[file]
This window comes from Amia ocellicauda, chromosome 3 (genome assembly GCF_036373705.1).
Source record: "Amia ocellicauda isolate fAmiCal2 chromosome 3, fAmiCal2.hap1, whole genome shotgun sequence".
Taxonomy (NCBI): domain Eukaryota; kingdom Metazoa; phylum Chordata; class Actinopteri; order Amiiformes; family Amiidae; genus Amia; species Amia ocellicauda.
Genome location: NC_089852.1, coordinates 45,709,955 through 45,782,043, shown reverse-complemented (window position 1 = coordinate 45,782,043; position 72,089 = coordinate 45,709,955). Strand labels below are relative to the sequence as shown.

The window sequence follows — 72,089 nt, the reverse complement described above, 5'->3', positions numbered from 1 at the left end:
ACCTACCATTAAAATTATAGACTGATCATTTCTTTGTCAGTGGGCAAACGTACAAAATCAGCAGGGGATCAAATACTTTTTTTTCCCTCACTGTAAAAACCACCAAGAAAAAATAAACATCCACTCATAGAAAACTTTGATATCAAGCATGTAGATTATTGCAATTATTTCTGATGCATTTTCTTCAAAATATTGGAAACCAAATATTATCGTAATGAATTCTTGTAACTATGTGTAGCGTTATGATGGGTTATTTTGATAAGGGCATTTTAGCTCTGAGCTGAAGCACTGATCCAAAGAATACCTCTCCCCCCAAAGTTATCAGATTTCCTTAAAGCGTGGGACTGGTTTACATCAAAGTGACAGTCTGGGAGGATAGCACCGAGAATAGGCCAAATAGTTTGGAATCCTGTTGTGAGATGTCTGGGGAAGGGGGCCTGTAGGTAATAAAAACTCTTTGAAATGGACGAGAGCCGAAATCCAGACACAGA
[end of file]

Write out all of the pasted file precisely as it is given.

This window comes from Amia ocellicauda, chromosome 3 (genome assembly GCF_036373705.1).
Source record: "Amia ocellicauda isolate fAmiCal2 chromosome 3, fAmiCal2.hap1, whole genome shotgun sequence".
Taxonomy (NCBI): domain Eukaryota; kingdom Metazoa; phylum Chordata; class Actinopteri; order Amiiformes; family Amiidae; genus Amia; species Amia ocellicauda.
Genome location: NC_089852.1, coordinates 45,709,955 through 45,782,043, shown reverse-complemented (window position 1 = coordinate 45,782,043; position 72,089 = coordinate 45,709,955). Strand labels below are relative to the sequence as shown.

The window sequence follows — 72,089 nt, the reverse complement described above, 5'->3', positions numbered from 1 at the left end:
ACCTACCATTAAAATTATAGACTGATCATTTCTTTGTCAGTGGGCAAACGTACAAAATCAGCAGGGGATCAAATACTTTTTTTTCCCTCACTGTAAAAACCACCAAGAAAAAATAAACATCCACTCATAGAAAACTTTGATATCAAGCATGTAGATTATTGCAATTATTTCTGATGCATTTTCTTCAAAATATTGGAAACCAAATATTATCGTAATGAATTCTTGTAACTATGTGTAGCGTTATGATGGGTTATTTTGATAAGGGCATTTTAGCTCTGAGCTGAAGCACTGATCCAAAGAATACCTCTCCCCCCAAAGTTATCAGATTTCCTTAAAGCGTGGGACTGGTTTACATCAAAGTGACAGTCTGGGAGGATAGCACCGAGAATAGGCCAAATAGTTTGGAATCCTGTTGTGAGATGTCTGGGGAAGGGGGCCTGTAGGTAATAAAAACTCTTTGAAATGGACGAGAGCCGAAATCCAGACACAGA